U.N. Secretary-General Antonio Guterres flew to Egypt’s Sinai Peninsula on Friday in a push to get aid flowing into the besieged Palestinian territory of Gaza but it was unclear when delivery of relief materials stockpiled in Egypt would start.
In Geneva, the U.N. humanitarian office said it was in advanced talks with all parties in the Israel-Hamas conflict to ensure an aid operation can soon be conducted in Gaza.
The United States said details of a deal to send aid through the Rafah crossing between Egypt and Gaza were still being hammered out.
Earlier, Washington said agreement had been reached for the passage of the first 20 trucks, but U.N. officials say that any delivery of aid needs to be done at scale and in a sustained way.
Before the current conflict between Israel and Hamas, which rules Gaza, about 450 aid trucks were arriving there daily.
Most of Gaza’s 2.3 million people depend on humanitarian aid. The coastal enclave has been under a blockade imposed by Israel and Egypt since Hamas took control of it in 2007.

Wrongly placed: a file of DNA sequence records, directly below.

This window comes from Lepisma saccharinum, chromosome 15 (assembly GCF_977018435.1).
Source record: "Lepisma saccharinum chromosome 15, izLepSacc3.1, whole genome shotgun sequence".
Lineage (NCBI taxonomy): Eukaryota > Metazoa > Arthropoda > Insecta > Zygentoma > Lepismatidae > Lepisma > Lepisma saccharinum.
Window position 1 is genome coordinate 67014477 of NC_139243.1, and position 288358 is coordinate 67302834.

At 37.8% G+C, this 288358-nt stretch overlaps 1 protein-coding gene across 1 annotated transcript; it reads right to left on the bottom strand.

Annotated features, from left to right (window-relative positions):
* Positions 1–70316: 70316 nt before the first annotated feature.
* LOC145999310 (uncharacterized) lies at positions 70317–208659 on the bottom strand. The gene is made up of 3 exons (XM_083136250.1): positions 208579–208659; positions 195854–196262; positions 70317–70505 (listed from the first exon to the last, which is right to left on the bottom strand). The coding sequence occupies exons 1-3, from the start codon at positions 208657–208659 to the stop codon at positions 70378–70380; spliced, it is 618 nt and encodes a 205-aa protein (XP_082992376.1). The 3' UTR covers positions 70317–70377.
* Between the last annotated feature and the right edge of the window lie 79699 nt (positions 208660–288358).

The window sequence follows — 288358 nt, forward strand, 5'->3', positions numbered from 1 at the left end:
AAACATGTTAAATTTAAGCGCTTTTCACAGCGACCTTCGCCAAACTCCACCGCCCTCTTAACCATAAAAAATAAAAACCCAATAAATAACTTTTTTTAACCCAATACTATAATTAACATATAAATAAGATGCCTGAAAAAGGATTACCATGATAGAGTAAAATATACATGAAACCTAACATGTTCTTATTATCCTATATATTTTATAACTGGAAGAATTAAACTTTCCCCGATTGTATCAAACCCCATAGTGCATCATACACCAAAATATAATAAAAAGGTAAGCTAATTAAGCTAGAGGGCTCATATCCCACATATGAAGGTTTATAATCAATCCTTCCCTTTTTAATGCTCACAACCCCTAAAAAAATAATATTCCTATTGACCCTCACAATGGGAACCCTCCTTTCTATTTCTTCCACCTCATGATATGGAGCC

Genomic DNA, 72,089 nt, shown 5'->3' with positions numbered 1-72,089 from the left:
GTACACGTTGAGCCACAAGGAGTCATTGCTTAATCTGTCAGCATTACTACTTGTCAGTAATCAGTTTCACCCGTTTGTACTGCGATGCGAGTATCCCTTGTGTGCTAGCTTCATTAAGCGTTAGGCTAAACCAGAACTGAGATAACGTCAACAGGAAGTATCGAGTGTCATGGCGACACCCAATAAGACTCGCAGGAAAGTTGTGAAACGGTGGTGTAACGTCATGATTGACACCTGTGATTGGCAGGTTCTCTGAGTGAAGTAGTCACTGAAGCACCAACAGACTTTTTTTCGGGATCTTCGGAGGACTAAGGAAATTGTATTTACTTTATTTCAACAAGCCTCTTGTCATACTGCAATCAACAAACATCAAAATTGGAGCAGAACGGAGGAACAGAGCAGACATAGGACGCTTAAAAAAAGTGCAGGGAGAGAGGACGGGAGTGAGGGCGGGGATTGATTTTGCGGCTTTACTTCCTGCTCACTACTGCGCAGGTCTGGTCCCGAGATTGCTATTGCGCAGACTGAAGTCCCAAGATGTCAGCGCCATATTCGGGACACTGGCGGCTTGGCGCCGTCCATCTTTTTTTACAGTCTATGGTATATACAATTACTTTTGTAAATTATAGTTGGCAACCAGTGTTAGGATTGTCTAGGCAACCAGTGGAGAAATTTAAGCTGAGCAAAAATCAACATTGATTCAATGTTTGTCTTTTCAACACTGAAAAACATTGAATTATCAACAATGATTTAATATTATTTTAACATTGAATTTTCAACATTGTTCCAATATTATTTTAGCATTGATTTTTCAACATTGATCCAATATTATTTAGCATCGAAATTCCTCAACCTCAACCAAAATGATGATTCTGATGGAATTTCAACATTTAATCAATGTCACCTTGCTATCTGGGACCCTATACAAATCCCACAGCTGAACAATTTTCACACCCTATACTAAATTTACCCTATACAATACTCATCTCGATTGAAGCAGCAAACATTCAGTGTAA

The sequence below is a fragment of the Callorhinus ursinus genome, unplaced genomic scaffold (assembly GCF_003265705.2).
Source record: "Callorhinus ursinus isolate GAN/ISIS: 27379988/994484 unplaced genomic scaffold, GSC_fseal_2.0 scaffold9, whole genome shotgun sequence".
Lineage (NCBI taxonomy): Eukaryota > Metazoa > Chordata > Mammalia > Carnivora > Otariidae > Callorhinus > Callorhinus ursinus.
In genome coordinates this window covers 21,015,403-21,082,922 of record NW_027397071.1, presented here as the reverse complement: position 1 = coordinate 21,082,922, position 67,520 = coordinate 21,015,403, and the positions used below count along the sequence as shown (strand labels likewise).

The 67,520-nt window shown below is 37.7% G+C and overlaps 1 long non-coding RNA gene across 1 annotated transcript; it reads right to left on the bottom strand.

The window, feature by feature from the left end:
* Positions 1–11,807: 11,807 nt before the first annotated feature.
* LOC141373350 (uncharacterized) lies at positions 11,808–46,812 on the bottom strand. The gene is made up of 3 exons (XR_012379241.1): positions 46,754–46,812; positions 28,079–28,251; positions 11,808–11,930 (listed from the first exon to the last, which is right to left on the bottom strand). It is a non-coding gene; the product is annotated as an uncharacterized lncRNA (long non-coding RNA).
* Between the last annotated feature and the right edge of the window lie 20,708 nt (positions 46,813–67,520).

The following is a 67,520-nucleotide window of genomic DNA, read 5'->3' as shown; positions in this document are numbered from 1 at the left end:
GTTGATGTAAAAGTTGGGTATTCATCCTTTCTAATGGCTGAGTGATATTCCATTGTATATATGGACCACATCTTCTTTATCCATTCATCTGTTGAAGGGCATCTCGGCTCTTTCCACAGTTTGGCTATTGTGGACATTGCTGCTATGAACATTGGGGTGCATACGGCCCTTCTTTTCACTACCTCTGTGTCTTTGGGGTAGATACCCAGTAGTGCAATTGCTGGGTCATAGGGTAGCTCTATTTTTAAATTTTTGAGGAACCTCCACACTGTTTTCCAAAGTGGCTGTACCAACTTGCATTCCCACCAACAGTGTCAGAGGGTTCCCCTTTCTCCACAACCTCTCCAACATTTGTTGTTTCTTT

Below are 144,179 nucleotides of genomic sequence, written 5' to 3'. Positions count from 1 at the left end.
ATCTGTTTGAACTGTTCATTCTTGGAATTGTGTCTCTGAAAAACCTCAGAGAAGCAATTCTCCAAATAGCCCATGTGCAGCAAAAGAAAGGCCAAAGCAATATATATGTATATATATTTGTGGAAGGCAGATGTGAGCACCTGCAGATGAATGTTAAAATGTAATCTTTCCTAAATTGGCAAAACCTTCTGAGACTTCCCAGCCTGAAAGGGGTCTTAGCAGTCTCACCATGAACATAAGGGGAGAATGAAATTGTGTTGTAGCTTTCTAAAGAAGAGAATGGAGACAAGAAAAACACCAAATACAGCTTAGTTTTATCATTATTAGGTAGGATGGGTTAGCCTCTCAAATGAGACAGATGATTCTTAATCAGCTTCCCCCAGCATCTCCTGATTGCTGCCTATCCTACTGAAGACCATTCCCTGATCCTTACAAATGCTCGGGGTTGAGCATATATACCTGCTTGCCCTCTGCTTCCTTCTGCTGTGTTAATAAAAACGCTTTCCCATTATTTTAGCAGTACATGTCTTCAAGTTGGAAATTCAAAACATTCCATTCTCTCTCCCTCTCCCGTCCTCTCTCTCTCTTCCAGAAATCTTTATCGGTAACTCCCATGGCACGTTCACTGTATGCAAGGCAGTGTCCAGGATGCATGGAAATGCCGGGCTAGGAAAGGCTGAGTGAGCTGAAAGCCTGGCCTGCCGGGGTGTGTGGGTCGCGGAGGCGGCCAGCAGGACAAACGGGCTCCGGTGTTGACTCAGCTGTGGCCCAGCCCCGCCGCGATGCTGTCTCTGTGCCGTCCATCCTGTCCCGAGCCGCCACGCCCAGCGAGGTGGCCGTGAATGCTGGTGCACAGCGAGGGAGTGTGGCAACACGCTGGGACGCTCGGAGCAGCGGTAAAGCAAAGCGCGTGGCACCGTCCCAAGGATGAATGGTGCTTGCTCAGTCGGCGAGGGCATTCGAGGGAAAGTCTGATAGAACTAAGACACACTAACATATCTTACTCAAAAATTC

“We are in deep and advanced negotiations with all relevant sides to ensure that an aid operation into Gaza starts as quickly as possible and with the right conditions,” Jens Laerke, spokesperson for the U.N. Office for the Coordination of Humanitarian Affairs (OCHA), told reporters in Geneva.
The U.N. was encouraged by reports that a first delivery was due to start “in the next day or so,” Laerke added.
Laerke said Gaza was in dire need of water, food, fuel and medical supplies.
Rafah is the only crossing with Gaza for goods and people that does not border Israel.
Efforts to get aid into Gaza have been complicated by the need to agree on a mechanism to inspect the aid, and a push to evacuate foreign passport holders from Gaza.
Roads leading into Gaza are being repaired after being hit by bombardments in the past two weeks.
A U.N. official said more than 200 trucks of aid were ready to move from Sinai to Gaza.
Israel has said it will allow no aid to enter from its territory until Hamas releases the hostages it took during its Oct. 7 attack.
It has said aid can enter through Egypt as long as it does not end up in the hands of Hamas.
Egypt has said it will not accept any mass displacement of Gazans into Sinai, reflecting Arab fears that Palestinians could again flee or be forced from their homes en masse, as they were during the war surrounding Israel’s creation.
Egypt is also concerned by security in northeastern Sinai, where it faced an Islamist insurgency that escalated a decade ago, and by the risk of any spillover from Gaza.
(Inputs from Reuters)